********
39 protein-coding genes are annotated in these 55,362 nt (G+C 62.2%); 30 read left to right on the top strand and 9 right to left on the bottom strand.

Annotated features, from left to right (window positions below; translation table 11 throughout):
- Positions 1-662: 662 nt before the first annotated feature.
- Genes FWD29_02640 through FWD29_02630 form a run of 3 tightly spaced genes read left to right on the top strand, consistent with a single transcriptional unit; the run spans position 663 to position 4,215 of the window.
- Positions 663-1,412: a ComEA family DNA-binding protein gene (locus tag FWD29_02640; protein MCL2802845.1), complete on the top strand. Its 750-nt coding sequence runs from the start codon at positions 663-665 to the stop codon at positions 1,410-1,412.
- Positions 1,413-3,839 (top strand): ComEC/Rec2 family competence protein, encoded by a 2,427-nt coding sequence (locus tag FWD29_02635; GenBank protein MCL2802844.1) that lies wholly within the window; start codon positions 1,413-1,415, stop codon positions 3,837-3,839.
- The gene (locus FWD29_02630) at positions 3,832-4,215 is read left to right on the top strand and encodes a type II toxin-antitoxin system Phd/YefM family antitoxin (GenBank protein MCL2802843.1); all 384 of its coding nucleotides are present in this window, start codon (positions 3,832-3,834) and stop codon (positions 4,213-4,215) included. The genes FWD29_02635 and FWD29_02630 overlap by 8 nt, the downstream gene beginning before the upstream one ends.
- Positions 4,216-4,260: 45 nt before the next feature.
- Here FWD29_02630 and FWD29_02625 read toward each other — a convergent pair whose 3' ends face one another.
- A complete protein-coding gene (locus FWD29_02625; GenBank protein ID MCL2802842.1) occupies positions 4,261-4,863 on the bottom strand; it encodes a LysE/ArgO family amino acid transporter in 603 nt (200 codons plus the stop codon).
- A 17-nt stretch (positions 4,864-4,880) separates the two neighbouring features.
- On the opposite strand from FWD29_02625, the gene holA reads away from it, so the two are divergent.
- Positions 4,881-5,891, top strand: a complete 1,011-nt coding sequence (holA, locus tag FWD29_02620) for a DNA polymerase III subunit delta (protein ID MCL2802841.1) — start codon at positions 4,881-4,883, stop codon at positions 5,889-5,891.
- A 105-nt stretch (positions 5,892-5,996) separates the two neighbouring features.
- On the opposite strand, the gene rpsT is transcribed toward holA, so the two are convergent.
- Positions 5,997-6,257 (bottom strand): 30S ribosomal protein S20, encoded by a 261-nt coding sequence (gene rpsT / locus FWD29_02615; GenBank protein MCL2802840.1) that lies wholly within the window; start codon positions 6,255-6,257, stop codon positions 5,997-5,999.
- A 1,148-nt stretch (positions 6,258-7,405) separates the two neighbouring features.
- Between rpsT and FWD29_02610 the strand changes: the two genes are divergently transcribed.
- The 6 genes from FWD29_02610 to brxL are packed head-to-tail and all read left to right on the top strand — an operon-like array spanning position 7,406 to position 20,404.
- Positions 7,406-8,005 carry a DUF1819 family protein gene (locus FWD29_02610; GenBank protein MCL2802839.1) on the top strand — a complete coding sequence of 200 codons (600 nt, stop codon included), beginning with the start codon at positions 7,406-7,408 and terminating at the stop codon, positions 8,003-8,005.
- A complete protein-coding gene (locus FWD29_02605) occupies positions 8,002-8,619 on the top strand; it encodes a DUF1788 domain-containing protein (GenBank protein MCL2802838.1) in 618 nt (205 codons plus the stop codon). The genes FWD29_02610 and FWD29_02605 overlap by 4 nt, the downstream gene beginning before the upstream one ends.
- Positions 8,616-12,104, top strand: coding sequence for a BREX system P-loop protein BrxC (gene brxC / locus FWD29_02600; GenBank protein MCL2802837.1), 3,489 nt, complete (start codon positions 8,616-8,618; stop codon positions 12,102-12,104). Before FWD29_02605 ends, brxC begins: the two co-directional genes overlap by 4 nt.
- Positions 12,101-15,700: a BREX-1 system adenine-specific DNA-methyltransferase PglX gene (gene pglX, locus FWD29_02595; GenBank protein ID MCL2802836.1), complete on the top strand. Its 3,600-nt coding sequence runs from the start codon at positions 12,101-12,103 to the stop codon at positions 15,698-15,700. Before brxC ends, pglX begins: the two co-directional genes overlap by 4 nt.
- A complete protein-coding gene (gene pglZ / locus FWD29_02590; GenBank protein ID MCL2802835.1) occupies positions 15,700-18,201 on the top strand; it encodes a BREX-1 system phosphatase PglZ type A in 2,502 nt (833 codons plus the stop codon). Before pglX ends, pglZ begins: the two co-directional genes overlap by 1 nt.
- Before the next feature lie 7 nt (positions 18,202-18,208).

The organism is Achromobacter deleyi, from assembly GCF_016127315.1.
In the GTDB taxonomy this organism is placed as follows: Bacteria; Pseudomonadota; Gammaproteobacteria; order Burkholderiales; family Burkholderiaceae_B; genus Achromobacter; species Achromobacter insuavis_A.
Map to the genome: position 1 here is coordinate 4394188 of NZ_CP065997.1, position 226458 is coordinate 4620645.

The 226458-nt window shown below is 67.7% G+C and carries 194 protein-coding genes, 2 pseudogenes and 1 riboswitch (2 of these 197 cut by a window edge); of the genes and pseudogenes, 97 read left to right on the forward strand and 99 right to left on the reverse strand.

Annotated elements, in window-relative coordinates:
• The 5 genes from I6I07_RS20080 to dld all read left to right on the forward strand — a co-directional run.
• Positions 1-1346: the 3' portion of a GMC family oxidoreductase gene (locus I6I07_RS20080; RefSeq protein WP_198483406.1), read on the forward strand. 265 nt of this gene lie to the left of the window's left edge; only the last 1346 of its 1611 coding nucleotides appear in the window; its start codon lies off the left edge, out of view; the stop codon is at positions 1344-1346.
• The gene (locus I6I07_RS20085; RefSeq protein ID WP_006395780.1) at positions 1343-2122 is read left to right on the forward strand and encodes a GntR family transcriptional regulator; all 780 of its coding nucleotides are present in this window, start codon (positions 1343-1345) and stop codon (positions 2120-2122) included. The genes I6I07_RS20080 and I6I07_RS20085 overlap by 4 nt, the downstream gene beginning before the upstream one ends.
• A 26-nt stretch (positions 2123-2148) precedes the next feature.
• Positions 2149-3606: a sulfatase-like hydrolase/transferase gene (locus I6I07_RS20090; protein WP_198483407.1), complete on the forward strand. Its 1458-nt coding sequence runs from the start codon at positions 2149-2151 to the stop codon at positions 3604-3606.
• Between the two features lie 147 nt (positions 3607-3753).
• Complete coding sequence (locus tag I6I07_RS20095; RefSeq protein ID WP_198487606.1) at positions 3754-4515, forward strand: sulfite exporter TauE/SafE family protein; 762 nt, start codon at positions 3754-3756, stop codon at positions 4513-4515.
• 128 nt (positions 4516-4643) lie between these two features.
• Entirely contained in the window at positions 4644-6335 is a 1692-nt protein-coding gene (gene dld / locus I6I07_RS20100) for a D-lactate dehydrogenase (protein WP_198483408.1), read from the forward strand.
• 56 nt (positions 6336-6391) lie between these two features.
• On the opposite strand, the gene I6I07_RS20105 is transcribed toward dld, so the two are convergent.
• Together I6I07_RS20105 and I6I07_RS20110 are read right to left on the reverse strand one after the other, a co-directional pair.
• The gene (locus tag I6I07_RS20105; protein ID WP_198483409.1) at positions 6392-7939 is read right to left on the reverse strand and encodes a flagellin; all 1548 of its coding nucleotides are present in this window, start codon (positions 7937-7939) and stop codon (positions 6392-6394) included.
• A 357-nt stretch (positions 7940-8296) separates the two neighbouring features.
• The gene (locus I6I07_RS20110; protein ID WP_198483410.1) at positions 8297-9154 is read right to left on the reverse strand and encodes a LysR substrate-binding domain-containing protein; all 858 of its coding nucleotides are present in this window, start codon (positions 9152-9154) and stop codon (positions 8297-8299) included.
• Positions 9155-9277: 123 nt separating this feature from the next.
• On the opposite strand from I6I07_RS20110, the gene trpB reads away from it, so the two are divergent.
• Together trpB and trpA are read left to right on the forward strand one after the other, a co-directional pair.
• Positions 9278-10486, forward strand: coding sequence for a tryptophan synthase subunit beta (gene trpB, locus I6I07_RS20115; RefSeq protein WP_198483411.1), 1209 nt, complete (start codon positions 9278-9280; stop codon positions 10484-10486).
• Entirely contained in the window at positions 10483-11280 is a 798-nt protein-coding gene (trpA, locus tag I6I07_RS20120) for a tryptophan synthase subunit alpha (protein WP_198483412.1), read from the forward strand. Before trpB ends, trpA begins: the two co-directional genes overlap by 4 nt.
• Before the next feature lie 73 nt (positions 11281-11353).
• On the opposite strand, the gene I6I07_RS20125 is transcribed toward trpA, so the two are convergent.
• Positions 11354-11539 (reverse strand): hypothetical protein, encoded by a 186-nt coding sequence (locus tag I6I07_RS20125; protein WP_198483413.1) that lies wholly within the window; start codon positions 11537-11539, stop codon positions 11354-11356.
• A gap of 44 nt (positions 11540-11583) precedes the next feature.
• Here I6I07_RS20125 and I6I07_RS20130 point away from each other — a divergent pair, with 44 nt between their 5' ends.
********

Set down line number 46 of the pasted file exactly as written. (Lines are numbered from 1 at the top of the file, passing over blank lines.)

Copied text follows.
• Positions 9155-9277: 123 nt separating this feature from the next.